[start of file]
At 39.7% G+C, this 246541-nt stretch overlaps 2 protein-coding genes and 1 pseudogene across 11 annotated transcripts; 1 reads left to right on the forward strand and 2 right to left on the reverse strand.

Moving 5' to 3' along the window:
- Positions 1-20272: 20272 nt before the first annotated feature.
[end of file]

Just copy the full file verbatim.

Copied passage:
At 39.7% G+C, this 246541-nt stretch overlaps 2 protein-coding genes and 1 pseudogene across 11 annotated transcripts; 1 reads left to right on the forward strand and 2 right to left on the reverse strand.

Moving 5' to 3' along the window:
- Positions 1-20272: 20272 nt before the first annotated feature.